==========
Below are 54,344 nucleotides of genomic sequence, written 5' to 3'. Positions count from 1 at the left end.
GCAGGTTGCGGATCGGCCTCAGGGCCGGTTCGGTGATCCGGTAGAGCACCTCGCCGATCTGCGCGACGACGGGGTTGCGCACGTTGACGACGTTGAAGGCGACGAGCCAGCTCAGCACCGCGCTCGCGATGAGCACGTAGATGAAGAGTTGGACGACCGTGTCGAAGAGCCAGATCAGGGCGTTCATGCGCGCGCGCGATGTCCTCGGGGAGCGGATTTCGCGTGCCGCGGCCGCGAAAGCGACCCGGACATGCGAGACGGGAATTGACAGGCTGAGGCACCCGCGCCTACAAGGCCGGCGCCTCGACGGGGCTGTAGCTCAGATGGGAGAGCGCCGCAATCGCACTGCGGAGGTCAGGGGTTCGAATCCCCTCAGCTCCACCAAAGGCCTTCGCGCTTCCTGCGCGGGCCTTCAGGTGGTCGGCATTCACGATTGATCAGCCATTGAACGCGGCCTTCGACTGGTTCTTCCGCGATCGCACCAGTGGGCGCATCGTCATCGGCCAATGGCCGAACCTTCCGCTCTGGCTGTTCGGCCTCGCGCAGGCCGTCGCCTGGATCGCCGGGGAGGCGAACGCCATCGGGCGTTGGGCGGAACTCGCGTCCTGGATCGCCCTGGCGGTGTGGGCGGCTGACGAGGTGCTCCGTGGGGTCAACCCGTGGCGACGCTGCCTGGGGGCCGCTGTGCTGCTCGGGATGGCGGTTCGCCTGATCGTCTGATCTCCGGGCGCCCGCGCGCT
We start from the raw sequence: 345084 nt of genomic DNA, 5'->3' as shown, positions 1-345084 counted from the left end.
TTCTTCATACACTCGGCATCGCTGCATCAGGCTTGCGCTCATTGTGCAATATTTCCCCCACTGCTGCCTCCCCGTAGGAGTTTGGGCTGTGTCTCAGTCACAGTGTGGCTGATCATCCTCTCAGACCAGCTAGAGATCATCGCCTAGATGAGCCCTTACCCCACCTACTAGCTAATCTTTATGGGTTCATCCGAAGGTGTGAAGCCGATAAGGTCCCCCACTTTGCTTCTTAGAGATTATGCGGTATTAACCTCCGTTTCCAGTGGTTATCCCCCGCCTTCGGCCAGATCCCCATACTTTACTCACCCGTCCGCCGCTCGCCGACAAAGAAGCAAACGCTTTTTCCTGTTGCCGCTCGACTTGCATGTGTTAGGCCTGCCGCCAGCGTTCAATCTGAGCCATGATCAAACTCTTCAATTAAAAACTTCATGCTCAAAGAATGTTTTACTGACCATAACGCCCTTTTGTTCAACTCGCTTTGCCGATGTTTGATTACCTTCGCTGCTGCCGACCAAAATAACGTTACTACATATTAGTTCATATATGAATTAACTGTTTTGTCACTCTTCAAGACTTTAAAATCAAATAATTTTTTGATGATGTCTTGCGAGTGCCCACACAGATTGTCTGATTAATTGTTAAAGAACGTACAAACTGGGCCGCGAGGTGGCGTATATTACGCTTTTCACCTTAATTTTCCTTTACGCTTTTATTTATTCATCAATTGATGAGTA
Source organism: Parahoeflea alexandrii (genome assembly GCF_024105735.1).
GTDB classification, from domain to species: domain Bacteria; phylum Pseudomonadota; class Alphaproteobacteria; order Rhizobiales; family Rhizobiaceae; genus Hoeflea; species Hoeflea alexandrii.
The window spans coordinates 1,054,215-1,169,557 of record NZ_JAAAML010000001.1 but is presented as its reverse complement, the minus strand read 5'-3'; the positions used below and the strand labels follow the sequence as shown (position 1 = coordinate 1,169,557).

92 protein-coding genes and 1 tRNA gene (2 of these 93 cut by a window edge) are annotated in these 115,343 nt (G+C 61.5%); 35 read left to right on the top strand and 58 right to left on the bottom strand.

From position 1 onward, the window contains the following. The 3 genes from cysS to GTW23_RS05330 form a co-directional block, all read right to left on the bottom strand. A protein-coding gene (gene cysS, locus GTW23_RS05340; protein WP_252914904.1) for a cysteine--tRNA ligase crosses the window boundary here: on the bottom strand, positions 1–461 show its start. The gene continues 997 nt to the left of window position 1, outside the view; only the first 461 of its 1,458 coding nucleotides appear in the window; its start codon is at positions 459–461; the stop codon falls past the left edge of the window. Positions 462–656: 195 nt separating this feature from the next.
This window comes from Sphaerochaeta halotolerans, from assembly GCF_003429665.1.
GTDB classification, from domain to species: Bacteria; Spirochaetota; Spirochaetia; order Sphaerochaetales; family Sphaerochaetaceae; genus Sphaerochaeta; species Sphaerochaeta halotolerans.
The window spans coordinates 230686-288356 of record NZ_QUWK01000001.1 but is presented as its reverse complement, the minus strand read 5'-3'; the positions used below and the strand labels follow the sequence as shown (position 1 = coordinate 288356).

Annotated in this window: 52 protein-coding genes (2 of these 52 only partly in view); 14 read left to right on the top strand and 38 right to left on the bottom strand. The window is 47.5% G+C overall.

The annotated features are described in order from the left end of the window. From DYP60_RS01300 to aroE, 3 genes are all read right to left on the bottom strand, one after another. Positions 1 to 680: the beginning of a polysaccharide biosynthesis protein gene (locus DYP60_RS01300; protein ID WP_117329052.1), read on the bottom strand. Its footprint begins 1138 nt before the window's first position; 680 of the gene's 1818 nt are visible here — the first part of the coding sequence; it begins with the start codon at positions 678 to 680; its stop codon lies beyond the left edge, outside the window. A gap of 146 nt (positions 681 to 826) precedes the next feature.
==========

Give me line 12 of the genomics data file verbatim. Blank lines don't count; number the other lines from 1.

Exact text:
The window spans coordinates 230686-288356 of record NZ_QUWK01000001.1 but is presented as its reverse complement, the minus strand read 5'-3'; the positions used below and the strand labels follow the sequence as shown (position 1 = coordinate 288356).